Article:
Call me gun shy from Soriano, Bradley, or Fukudome but I would hold the money until we get closer to competing for the division.  Keeping this seasons coming trades in mind and the current youth we have in the system,  I would hate to see a player get blocked by another big contract before we even get out of the gate.

3) This trade deadline should be a busy one for the Cubs, what potential move or moves will mark it as successful in your mind?

I am keeping mine simple, I would like to see us acquire a top 15 overall prospect and try to find a suitor for Soriano.

That’s about it, what are your thoughts on the rebuild process? Can you wait it out or do we need to start competing for the post season soon?

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Farm Report – Team OPS Leaders

Wednesday, June 20th, 2012

If you follow the minor leagues, you may have heard how some leagues are “pitchers leagues” and some are “hitters leagues”. Included below in the team leaders are the league averages. The raw numbers tell you a little about a player, the numbers relative to the league they play in tell you a little bit more. Matt Szczur might have a higher OPS than Arismendy Alcantara, but the latter’s age, relative to the rest of the league, makes his offensive performance a bit more impressive than Szczur’s.

As you can see, Iowa plays in quite the hitters league, with an average OPS of 775. In fact, that is the highest of any of the minor leagues. So while it’s nice that Josh Vitters has nearly an 800 OPS, he’s basically a bad game or two away from average. On the plus side, he’s significantly younger than the average AAA player. These are a couple of factors that people seem to leave out of their analysis and is also a reason why I, for one, am not ready to give up on Josh Vitters being a big league regular.

The average age could be a bit misleading, however. For example, AAA has a number of 30+ year old men to skew it on the high side. Also, guys like Peoria’s Paul Hoilman is also skewing the average age for the Midwest League by playing there instead of Daytona. And that would be one reason why Hoilman isn’t really much of a prospect.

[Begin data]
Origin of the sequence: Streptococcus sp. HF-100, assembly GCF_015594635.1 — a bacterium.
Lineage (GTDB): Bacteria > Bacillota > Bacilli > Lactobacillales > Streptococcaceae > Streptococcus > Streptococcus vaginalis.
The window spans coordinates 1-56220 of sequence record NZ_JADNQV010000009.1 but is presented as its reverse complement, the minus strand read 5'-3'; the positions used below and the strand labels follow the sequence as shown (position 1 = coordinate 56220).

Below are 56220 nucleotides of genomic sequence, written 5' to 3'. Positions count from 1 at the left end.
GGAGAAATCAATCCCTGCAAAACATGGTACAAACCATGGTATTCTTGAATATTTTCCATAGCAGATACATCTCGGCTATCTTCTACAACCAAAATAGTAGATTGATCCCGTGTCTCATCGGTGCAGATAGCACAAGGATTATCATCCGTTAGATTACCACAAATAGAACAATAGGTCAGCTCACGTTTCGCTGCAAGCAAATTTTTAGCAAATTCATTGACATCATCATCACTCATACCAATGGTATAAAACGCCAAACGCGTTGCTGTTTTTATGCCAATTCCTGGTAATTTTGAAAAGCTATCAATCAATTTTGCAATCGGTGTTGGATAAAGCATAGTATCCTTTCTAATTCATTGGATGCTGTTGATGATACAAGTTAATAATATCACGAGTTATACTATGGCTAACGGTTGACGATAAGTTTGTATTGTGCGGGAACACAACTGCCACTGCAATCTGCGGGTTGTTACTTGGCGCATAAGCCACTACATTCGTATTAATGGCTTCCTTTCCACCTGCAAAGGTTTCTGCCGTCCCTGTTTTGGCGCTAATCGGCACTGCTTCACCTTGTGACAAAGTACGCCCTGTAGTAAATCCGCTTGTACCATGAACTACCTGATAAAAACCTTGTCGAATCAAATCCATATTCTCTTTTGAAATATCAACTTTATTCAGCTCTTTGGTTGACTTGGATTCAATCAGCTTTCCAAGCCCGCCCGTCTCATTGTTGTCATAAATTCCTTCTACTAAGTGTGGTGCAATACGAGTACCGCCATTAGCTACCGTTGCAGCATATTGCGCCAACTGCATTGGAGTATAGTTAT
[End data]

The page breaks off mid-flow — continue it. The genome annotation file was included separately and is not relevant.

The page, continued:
Three players on this list, not including Anthony Rizzo, intrigue me:

  1. Junior Lake is having an excellent season in AA, at the plate anyway (he’s struggling in the field and on the basepaths this year). What I like most is the career best walk and strikeout rates. If those continue to hold, he’s got a future in Chicago at some yet to be determined position, be it third base or perhaps right field, where he can showcase his arm.
  2. Kevin Goldstein recently commented on Arismendy Alcantara saying he has the tools to stick at shortstop, has plus speed, and described him as a line drive hitter with a quick bat. Scout see him as a utility player at the least, with the chance to be an everyday guy. I’m a big fan of his performance as he is the 8th youngest player in the Florida State League.
  3. 2011’s top draft pick, Javier Baez, is crushing the ball down in Peoria. It’s a small sample, but there has been a lot of hype about his power and quick bat. He’s also showing some speed with 7 stolen bases without being caught, in only 18 games. He’s still playing shortstop, but a move to the hot corner is likely in his future.